It wasn’t supposed to happen this way. It was supposed to be simple, a routine winter getaway to warm Costa Rica. Bags were packed and we were ready for an early morning departure. But then, much to our surprise, Winter Storm Landon appeared on the scene and everything became complicated. As we were getting ready to retire for the night, a text message from the airline informed us that our morning flight had been cancelled. Complication after complication followed that initial text. Eventually, in the middle of the night, we were able to purchase tickets on another airline for the next day, the day after our originally scheduled departure. But we made it to Costa Rica even if it was a day late.
In preparation for our trip, we had arranged a customized itinerary with a local tour company Costa Rica Focus, which also included a private naturalist guide/driver. The itinerary consisted of extended stays at three different locations, Manual Antonio National Park on the southern Pacific Coast, Arenal Volcano National Park in the highland rainforest, and the Sarapiqui region of the Caribbean lowlands. At each of these locations, Costa Rica Focus had arranged for private wildlife viewing and photography at various ecological reserves and private biological conservation sanctuaries. This was a twelve day, all-inclusive tour for just the two of us with Minor Hidalgo, our guide/driver, taking care of everything.
After all the turmoil dealing with airline issues it was a relief to settle in at the Hotel Playa Espadilla adjacent to Manual Antonio National Park. We were more than ready to enjoy the warm humid air, appreciate the remote jungle setting, and marvel at the diversity of wildlife. Most of Costa Rica’s wildlife consists of birds with 850 species. During our travels, Minor Hidalgo helped us locate and identify 155 species and I was able to photograph more than a hundred of those, with about half being species I had not photographed before.
Arrangements for this Costa Rica adventure were made well in advance of the actual trip. So it came as a bit of a surprise to us that the trip coincided with my 83rd birthday. We celebrated with dinner at El Avión, a very unique eatery at Manual Antonio where a C-123 Fairchild cargo plane had been converted into a pub and restaurant. Now the pressure is on me to contrive a similar birthday experience for Jane.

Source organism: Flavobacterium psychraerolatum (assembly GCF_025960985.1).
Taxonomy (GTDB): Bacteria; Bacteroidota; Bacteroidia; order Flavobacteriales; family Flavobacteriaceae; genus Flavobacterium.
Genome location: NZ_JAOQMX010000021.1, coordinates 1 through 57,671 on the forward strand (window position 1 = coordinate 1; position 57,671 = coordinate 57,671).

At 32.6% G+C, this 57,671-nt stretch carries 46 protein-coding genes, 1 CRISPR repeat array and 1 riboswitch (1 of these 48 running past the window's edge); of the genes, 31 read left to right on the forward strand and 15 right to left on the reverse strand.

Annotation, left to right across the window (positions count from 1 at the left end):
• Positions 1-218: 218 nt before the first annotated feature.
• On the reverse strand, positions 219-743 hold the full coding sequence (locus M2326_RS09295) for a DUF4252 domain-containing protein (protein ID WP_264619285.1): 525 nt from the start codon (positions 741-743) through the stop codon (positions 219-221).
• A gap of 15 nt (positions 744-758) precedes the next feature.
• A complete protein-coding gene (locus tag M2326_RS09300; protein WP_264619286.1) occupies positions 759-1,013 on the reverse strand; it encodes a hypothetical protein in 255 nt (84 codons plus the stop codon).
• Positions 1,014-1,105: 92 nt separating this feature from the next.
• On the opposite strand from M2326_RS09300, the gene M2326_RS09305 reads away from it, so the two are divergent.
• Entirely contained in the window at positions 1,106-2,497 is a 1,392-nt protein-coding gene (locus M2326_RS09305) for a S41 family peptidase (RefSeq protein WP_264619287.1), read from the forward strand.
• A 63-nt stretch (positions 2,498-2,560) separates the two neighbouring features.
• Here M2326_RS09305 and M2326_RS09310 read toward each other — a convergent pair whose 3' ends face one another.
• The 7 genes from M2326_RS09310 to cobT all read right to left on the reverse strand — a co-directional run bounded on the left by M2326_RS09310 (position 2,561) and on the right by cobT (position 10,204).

At Manual Antonio, Costa Rica Focus’ itinerary included a private mangrove boat tour. This excursion was tide dependent and required a pre-dawn departure from the hotel. Jane and I had kayaked through a mangrove before in Baja California but that was nothing like the Costa Rica mangrove. Here the various mangrove tree species were huge with a dense jumble of tangled roots reaching up from the water. The narrow water ways gave the impression of boating through a jungle. We encountered several new bird species including the diminutive American pygmy kingfisher and the very large bare-throated tiger heron.
Our next destination was Arenal Volcano National Park where we stayed four nights at the Arenal Observatory Lodge. Outings from here included Ecocentro Danaus, a private ecological reserve, Mistico Hanging Bridges, with its 16 bridges suspended through the rainforest canopy, and Arenal Natura, where we were able to photograph tropical frogs and reptiles. All these were private visits for just the two of us and our own guides. We also spent a lot of time searching for and photographing birds around the Arenal Observatory Lodge. Playing birds songs recorded on the Merlin app on his smart phone, Minor was able to entice small songbirds to approach close enough to be photographed.
Ara Ambigua Lodge, a friendly family run hotel, was our last accommodation. In addition to photographing birds feeding on melons and bananas provided by the lodge staff, Minor also led us on explorations of area pastures to locate other Costa Rica birds including macaws, parakeets, tanagers, woodpeckers, and flycatchers. One morning was spent at the La Selva Biological Station, a world renowned research facility. La Selva was the first private ecological conservation area in Costa Rica. The trails at La Selva meander through origin old growth rainforest where we encountered a variety of exotic, colorful birds, including trogons, motmots, and woodpeckers.
Our final stop on this truly amazing Costa Rica adventure was Cope’s Garden not far from the Ara Ambigua Lodge. Cope’s Garden was created by wildlife artist José Albert Pérez as a retreat for birders and photographers. From the garden, we followed José into the surrounding forest where he cleared a trail for us with his machete. The purpose of this foray was to locate spectacled owls and white bats, both of which José successfully found for us. Photographing the white bats proved to be a challenge. These bats are very small, white fluffy mammals about the size of a ping pong ball. They are nocturnal and roost during the day under large plant leaves that are folded into a “tent” shape. I had to lay supine on my back while Minor illuminated the bats with a flashlight in order to photograph them. I would dare say that was the highlight of the trip.
The ending of an outstanding adventure is bitter sweet. To mitigate this nostalgia is to have reason to return. I have a reason to return. My primary goal for undertaking this Costa Rica trip was to photograph a mother sloth with her baby. That did not happen. Sloths were seen and photographed, even sloths with a baby were seen, but they were not photographable. So, happily I have a reason to return to Costa Rica and try again to attain my goal of photographing a sloth with baby.
To see more of the pictures from this trip to to the "Costa Rica 2022" Gallery on the home page of the web site.